Why? Well consider America’s descent into public immorality that sprouted in the 1960s and has continued to grow to the present. The form of idolatry in Western Civilization is secularism and its dominant story line is Darwinism or macro-evolution. According to Darwinism, men are but sophisticated animals, in no way unique and in no way accountable to our Creator. Indeed, we are self-created and determine our own purpose. Since the Scopes Monkey Trial in 1925, American society has increasingly absorbed this presupposition, this basic belief.

In Paul’s words, “we exchanged the truth of God for the lie, and worshiped and served the creature rather than the Creator.” You see, if we acknowledge that there is a glorious and incorruptible God who has created us in His image to use our bodies with honor and to respect the sexuality of our neighbors, then we will strive to display the glory of God in our sexual conduct. This was once our most cherished belief as a people. But we rejected this truth; we embraced the lie that we are just animals. And what has happened? God has given us over to our lie: we have begun to act like animals and to follow our baser instincts. We have declared that restrictions on sexual behavior are no more than prudery, hold-overs of an uptight generation. Dishonoring our bodies? That’s silly! Sex is just a natural and necessary function like breathing. Honor is irrelevant.

Paul’s words remind us that ideas have consequences. Groups of people always act consistently with their most cherished beliefs; God is not mocked. What a man sows, what a culture sows, that will he also reap. And when we begin to reap the terrible harvest – the immorality itself, the battered women, the abused children, the aborted babies, the STDs, the mental illnesses – that harvest is God’s wake up call, God’s summons to repent and return to Him.

But we have not done so, have we? We have doubled down on the lie. So this morning, as we enter into the presence of the Lord of glory, let us lead our culture in the way of confession. Let us acknowledge our sin and pray that God would have mercy upon us, enabling us to treat one another with honor and integrity again. And as we confess our sin to the Lord, let us kneel as we are able. We will have a time of silent confession followed by the corporate confession found in your bulletin.

The Descent into Idolatry

September 1, 2019 in Apologetics, Atheism, Bible - NT - Romans, Church History, Greek Gods, Human Condition, Judgment, Meditations, Politics, Sovereignty of God, Truth

Romans 1:18–23 (NKJV)

18 For the wrath of God is revealed from heaven against all ungodliness and unrighteousness of men, who suppress the truth in unrighteousness, 19 because what may be known of God is manifest in them, for God has shown it to them. 20 For since the creation of the world His invisible attributes are clearly seen, being understood by the things that are made, even His eternal power and Godhead, so that they are without excuse, 21 because, although they knew God, they did not glorify Him as God, nor were thankful, but became futile in their thoughts, and their foolish hearts were darkened. 22 Professing to be wise, they became fools, 23 and changed the glory of the incorruptible God into an image made like corruptible man—and birds and four-footed animals and creeping things.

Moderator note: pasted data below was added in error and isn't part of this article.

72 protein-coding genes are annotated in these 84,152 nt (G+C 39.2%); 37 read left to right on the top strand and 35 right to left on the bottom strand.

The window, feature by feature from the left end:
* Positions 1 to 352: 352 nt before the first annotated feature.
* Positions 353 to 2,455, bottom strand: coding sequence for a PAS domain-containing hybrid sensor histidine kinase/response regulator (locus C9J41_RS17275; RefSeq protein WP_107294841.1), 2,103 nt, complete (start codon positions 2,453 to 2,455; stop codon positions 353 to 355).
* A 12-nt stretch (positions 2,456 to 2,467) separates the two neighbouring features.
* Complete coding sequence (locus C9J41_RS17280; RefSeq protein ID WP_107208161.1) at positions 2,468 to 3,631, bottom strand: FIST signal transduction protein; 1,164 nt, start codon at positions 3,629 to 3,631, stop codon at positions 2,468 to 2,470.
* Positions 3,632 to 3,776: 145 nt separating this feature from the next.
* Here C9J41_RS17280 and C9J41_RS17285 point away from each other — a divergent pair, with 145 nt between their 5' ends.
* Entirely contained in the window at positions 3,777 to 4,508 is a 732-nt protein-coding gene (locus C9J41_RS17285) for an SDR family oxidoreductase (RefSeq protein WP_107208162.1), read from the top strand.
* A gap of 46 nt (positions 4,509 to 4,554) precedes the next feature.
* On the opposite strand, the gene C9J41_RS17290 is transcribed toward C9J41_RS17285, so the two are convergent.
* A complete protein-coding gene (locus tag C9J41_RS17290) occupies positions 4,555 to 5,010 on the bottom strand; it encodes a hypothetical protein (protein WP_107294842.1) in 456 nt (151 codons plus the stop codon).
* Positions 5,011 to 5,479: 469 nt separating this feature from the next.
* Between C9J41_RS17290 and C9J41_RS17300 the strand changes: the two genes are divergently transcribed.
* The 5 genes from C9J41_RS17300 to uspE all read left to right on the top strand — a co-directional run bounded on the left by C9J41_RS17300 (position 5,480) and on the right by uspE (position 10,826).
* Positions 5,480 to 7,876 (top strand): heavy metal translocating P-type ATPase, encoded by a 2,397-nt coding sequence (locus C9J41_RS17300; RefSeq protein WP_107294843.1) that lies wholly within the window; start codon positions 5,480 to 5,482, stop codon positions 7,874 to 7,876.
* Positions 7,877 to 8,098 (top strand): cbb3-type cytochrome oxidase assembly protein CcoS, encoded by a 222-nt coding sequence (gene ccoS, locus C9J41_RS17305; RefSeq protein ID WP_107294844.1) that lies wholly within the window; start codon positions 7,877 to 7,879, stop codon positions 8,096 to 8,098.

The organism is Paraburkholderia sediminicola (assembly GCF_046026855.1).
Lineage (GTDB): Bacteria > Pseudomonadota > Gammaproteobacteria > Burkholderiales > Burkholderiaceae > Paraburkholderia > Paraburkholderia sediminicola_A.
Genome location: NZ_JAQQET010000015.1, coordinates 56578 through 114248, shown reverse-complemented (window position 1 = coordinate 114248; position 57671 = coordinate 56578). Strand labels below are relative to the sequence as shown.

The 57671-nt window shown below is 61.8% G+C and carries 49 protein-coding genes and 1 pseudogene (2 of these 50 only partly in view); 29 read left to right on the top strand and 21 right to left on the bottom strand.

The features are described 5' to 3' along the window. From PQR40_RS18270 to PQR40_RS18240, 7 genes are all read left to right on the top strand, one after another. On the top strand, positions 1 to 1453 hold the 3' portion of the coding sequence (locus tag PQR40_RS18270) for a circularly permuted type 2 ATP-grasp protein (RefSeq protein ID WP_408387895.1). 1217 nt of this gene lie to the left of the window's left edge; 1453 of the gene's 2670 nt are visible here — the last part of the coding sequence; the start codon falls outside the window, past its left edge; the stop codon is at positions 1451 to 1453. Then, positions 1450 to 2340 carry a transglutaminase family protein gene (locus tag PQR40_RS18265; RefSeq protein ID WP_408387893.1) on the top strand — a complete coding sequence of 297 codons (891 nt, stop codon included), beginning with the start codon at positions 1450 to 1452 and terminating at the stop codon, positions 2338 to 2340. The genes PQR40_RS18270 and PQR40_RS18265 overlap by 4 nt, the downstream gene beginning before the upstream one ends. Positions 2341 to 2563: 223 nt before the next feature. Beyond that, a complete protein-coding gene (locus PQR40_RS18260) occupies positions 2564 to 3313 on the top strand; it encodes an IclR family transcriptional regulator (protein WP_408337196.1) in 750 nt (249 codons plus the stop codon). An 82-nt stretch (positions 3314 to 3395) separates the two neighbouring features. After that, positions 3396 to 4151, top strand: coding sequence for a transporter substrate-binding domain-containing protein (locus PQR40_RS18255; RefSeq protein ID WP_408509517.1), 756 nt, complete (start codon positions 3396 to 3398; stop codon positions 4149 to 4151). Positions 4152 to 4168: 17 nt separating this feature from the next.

Several weeks ago we began a study of Romans 1. Paul declares that when peoples reject the Living God, they descend from unbelief into idolatry into immorality into unnatural homosexual lusts and thence into utter debasement and societal instability. In other words, the fruit of unbelief is barbarism whereas the fruit of faith is civilization.

Having discussed unbelief itself, we proceed to idolatry. Paul writes that our unbelief degenerates into idolatry – unbelieving men “became futile in their thoughts, and their foolish hearts were darkened.” In other words, Paul insists that idolatry is an affliction of our minds and of our hearts. First, he says that men became futile in their thoughts. Idolatry is a problem of the mind. The idolater exchanges “the glory of the incorruptible God” for “an image made like corruptible man”; he exchanges the solid foundation of rationality for no foundation at all. You see, if there is an incorruptible God, a God who exists over and above all things, who has created all and who is Himself the source of all truth, goodness, and beauty, then the world as we know it and experience it makes sense. It makes sense that there are mathematical formulas, moral laws, and intricate designs. The world and all things in it reflect the grandeur of God.

But if there is no such God, if the idolaters are right and the gods are just part of the world or if the gods don’t really exist at all and we’re just alone in the world, then there is no foundation for reason and rationality. For example, materialists declare that only physical properties are real, that there are no spiritual entities, no universal truths; but then they set out to justify their contentions using mathematical formulas and principles. Really, where is the material of which mathematics is made? Darwinists claim that humans are just sophisticated animals and yet insist that we have a moral obligation to care for the planet. Really, where did morals come from? Relativists claim that beauty is in the eye of the beholder and yet turn away in revulsion from rotting flesh. Really, why isn’t rotting flesh lovely? Idolatry is a problem is the mind; it cannot provide a foundation for truth, goodness, and beauty.